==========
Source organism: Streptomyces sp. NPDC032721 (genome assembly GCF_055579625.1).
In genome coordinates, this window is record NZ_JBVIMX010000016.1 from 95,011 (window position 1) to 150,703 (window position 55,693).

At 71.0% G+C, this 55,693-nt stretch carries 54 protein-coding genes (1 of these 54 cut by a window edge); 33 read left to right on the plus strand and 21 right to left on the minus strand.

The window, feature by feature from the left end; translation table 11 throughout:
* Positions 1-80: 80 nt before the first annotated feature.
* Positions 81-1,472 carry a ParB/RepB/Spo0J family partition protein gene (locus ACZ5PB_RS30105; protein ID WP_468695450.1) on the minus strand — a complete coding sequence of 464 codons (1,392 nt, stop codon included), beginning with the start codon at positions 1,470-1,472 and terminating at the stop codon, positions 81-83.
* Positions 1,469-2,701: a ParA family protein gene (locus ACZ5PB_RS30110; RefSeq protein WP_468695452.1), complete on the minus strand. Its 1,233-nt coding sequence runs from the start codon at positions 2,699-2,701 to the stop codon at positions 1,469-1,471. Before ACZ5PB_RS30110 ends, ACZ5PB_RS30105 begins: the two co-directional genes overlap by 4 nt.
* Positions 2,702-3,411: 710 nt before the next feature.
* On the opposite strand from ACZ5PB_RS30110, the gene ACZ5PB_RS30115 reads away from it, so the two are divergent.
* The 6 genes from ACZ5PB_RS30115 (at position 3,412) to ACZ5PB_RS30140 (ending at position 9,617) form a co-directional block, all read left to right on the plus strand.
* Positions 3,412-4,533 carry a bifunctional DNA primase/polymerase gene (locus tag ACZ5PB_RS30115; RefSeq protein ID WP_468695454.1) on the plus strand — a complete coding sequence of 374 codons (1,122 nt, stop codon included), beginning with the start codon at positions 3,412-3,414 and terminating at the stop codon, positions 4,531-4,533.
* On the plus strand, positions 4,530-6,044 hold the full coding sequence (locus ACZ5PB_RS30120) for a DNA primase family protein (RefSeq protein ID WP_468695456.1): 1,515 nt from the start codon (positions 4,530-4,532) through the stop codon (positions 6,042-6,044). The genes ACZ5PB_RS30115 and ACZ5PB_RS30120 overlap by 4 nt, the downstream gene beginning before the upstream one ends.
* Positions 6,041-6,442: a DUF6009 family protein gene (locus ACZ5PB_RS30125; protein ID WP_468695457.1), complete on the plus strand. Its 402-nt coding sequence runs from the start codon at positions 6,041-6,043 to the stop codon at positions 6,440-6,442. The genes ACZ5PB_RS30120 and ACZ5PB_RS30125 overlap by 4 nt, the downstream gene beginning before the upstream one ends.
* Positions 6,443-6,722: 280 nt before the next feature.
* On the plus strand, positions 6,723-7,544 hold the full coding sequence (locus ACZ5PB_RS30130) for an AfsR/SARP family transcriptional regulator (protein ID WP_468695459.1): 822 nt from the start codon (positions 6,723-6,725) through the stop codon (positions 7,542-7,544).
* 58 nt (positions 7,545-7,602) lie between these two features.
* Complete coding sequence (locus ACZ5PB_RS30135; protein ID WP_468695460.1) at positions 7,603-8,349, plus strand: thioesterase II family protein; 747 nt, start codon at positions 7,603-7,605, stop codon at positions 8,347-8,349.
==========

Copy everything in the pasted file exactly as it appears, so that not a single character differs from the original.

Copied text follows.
Source organism: Streptomyces sp. NPDC032721 (genome assembly GCF_055579625.1).
In genome coordinates, this window is record NZ_JBVIMX010000016.1 from 95,011 (window position 1) to 150,703 (window position 55,693).

At 71.0% G+C, this 55,693-nt stretch carries 54 protein-coding genes (1 of these 54 cut by a window edge); 33 read left to right on the plus strand and 21 right to left on the minus strand.

The window, feature by feature from the left end; translation table 11 throughout:
* Positions 1-80: 80 nt before the first annotated feature.
* Positions 81-1,472 carry a ParB/RepB/Spo0J family partition protein gene (locus ACZ5PB_RS30105; protein ID WP_468695450.1) on the minus strand — a complete coding sequence of 464 codons (1,392 nt, stop codon included), beginning with the start codon at positions 1,470-1,472 and terminating at the stop codon, positions 81-83.
* Positions 1,469-2,701: a ParA family protein gene (locus ACZ5PB_RS30110; RefSeq protein WP_468695452.1), complete on the minus strand. Its 1,233-nt coding sequence runs from the start codon at positions 2,699-2,701 to the stop codon at positions 1,469-1,471. Before ACZ5PB_RS30110 ends, ACZ5PB_RS30105 begins: the two co-directional genes overlap by 4 nt.
* Positions 2,702-3,411: 710 nt before the next feature.
* On the opposite strand from ACZ5PB_RS30110, the gene ACZ5PB_RS30115 reads away from it, so the two are divergent.
* The 6 genes from ACZ5PB_RS30115 (at position 3,412) to ACZ5PB_RS30140 (ending at position 9,617) form a co-directional block, all read left to right on the plus strand.
* Positions 3,412-4,533 carry a bifunctional DNA primase/polymerase gene (locus tag ACZ5PB_RS30115; RefSeq protein ID WP_468695454.1) on the plus strand — a complete coding sequence of 374 codons (1,122 nt, stop codon included), beginning with the start codon at positions 3,412-3,414 and terminating at the stop codon, positions 4,531-4,533.
* On the plus strand, positions 4,530-6,044 hold the full coding sequence (locus ACZ5PB_RS30120) for a DNA primase family protein (RefSeq protein ID WP_468695456.1): 1,515 nt from the start codon (positions 4,530-4,532) through the stop codon (positions 6,042-6,044). The genes ACZ5PB_RS30115 and ACZ5PB_RS30120 overlap by 4 nt, the downstream gene beginning before the upstream one ends.
* Positions 6,041-6,442: a DUF6009 family protein gene (locus ACZ5PB_RS30125; protein ID WP_468695457.1), complete on the plus strand. Its 402-nt coding sequence runs from the start codon at positions 6,041-6,043 to the stop codon at positions 6,440-6,442. The genes ACZ5PB_RS30120 and ACZ5PB_RS30125 overlap by 4 nt, the downstream gene beginning before the upstream one ends.
* Positions 6,443-6,722: 280 nt before the next feature.
* On the plus strand, positions 6,723-7,544 hold the full coding sequence (locus ACZ5PB_RS30130) for an AfsR/SARP family transcriptional regulator (protein ID WP_468695459.1): 822 nt from the start codon (positions 6,723-6,725) through the stop codon (positions 7,542-7,544).
* 58 nt (positions 7,545-7,602) lie between these two features.
* Complete coding sequence (locus ACZ5PB_RS30135; protein ID WP_468695460.1) at positions 7,603-8,349, plus strand: thioesterase II family protein; 747 nt, start codon at positions 7,603-7,605, stop codon at positions 8,347-8,349.